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  • Writer's pictureChris Anderson

Filed Work Comp Claim Backfires on the Man

Updated: May 6


“Lighting a firework at a warehouse where he was scheduled to pick up a trailer load … was not within the scope of [the truck driver’s] job.”

-Judge Riko Bishop, Nebraska Court of Appeals

To many of us, no summer is complete without fireworks. Whether you’re gathering with friends or heading out to enjoy a public fireworks display, fireworks are a great way to enjoy the summer and celebrate the Fourth of July. But even if you’re careful, you might find yourself the victim of a fireworks accident. In the case of a Nebraska trucker, he found himself a victim of a fireworks accident at his place of employment.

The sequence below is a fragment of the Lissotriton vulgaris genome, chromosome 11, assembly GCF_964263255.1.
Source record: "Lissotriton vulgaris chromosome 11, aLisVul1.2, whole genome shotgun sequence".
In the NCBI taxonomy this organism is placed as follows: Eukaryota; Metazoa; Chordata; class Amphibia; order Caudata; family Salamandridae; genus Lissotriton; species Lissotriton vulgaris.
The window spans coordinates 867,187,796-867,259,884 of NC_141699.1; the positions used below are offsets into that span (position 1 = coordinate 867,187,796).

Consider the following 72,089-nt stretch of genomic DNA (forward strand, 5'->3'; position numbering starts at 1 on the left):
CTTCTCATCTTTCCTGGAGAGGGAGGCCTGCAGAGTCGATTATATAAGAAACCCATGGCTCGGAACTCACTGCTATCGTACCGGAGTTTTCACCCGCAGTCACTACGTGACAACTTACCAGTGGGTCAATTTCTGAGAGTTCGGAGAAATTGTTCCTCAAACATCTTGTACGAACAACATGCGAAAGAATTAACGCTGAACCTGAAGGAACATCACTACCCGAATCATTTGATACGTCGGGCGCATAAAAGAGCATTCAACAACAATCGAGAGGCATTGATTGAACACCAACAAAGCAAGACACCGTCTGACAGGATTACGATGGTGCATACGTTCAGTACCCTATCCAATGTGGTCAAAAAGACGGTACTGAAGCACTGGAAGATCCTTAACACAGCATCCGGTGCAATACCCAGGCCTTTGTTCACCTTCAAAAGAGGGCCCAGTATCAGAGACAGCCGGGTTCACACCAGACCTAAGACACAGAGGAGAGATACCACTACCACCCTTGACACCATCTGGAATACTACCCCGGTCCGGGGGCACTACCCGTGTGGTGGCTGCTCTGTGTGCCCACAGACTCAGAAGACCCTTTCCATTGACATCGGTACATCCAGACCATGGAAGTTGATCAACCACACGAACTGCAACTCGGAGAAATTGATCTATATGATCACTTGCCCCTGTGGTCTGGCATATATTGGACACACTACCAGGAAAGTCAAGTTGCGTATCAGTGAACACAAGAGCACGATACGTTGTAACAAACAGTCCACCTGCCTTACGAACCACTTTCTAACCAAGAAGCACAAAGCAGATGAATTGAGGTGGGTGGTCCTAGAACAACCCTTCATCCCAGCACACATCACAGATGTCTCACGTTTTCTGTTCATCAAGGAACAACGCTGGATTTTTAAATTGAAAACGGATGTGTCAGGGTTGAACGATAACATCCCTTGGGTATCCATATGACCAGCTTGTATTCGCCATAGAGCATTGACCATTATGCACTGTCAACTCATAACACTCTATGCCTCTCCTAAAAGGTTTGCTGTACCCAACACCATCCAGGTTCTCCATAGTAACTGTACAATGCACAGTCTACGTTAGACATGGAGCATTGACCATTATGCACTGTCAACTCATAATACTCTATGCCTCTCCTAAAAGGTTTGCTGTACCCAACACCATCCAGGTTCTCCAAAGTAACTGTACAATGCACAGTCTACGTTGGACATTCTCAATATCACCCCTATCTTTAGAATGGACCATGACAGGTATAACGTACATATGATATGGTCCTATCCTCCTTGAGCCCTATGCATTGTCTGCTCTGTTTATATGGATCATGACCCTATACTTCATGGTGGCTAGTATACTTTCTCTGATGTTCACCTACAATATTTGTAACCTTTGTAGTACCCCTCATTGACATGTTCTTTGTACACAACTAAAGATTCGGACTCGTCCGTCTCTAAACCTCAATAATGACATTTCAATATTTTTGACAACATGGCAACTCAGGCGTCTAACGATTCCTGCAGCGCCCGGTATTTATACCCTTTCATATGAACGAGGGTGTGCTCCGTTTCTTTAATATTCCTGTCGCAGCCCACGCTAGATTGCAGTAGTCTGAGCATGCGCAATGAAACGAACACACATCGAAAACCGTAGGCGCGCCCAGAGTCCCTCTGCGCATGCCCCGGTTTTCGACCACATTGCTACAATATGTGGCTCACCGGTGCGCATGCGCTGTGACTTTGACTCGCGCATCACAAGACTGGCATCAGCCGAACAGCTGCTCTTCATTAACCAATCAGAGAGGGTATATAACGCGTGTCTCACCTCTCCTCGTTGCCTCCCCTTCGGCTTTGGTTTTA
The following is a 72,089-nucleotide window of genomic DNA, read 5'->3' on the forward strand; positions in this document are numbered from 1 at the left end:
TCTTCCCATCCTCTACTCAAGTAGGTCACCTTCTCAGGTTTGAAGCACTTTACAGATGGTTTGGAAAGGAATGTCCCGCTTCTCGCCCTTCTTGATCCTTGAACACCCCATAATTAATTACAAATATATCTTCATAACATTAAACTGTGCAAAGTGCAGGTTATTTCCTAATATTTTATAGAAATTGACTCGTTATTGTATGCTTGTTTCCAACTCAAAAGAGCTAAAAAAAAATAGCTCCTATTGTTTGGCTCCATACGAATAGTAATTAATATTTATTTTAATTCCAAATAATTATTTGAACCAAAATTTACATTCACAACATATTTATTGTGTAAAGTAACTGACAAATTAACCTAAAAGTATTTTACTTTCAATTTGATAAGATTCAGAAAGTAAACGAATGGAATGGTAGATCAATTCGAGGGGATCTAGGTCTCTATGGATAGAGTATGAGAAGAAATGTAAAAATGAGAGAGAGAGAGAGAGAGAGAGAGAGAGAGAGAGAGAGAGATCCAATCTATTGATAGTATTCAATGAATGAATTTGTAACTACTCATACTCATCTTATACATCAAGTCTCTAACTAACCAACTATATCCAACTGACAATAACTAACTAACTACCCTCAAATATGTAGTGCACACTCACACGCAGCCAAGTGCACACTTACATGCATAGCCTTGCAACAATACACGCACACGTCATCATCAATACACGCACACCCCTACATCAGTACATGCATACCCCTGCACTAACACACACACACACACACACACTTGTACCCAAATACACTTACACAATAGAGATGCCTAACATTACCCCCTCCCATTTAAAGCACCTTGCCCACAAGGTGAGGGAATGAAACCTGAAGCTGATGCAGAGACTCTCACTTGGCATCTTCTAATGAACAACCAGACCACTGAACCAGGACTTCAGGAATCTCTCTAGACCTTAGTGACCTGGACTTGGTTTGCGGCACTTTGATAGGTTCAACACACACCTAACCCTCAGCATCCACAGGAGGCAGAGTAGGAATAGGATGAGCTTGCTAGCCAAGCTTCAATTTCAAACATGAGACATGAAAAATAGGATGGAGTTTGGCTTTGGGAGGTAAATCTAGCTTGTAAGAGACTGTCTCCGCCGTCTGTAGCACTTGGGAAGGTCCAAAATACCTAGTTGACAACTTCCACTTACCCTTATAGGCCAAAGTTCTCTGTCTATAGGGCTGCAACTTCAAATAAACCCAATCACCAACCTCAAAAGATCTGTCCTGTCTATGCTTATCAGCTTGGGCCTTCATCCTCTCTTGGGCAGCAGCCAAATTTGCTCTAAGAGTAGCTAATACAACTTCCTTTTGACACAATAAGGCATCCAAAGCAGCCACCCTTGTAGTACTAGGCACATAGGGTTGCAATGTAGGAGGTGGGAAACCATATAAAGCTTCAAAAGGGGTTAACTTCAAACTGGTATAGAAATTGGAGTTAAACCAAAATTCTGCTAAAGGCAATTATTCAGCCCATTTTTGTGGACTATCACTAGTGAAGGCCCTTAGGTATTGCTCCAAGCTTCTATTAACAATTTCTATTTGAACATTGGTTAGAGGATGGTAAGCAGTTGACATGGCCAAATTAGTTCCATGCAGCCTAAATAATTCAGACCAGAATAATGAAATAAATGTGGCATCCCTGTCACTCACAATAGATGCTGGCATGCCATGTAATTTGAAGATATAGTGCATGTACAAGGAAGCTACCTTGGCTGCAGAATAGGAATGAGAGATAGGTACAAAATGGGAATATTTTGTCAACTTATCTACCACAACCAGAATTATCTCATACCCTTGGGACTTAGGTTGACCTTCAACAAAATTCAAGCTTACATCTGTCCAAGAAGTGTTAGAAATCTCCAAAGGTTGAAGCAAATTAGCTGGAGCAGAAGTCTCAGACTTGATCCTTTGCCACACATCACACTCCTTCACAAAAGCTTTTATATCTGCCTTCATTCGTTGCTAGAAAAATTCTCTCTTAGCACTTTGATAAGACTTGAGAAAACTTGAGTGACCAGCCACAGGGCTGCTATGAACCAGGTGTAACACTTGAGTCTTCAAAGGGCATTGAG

Many wonder why I love my career of being an Investigator, it’s claims like this that allows me to investigate unique situations, catch fraud and help companies in the long run. The OSH Act (Occupational Safety and Health Act of 1970 ) was implemented to assure that all employees would be able to work in a safe and healthy work environment. This would be accomplished by providing education and training to all employees that fell under the OSHA federal requirements. Little did they know a worker would blow off the ends of his fingers while trying to entertain a warehouse manager in Omaha. The small mortar nearly destroyed his hand, filed a workers’ compensation claim and it has thus backfired on the man. To read further on the story,

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